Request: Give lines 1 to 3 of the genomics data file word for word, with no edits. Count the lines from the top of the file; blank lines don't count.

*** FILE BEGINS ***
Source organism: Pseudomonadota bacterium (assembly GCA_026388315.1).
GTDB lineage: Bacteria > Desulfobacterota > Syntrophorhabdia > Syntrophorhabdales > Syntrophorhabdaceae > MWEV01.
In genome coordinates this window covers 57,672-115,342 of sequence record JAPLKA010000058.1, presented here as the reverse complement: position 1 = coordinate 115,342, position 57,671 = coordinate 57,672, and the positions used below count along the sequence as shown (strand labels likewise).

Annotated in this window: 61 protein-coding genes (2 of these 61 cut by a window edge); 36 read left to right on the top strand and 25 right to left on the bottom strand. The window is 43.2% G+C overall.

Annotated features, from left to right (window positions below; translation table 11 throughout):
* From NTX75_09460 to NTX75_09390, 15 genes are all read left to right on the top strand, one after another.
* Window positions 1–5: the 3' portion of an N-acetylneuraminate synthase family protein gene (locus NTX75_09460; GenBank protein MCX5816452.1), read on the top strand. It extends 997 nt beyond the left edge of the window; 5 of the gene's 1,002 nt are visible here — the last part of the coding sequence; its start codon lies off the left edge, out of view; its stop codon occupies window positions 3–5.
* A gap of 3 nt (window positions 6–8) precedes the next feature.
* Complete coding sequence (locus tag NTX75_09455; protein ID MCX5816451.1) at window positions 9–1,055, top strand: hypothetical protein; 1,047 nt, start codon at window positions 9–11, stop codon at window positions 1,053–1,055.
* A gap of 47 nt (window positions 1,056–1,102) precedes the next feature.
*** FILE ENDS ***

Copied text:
Source organism: Pseudomonadota bacterium (assembly GCA_026388315.1).
GTDB lineage: Bacteria > Desulfobacterota > Syntrophorhabdia > Syntrophorhabdales > Syntrophorhabdaceae > MWEV01.
In genome coordinates this window covers 57,672-115,342 of sequence record JAPLKA010000058.1, presented here as the reverse complement: position 1 = coordinate 115,342, position 57,671 = coordinate 57,672, and the positions used below count along the sequence as shown (strand labels likewise).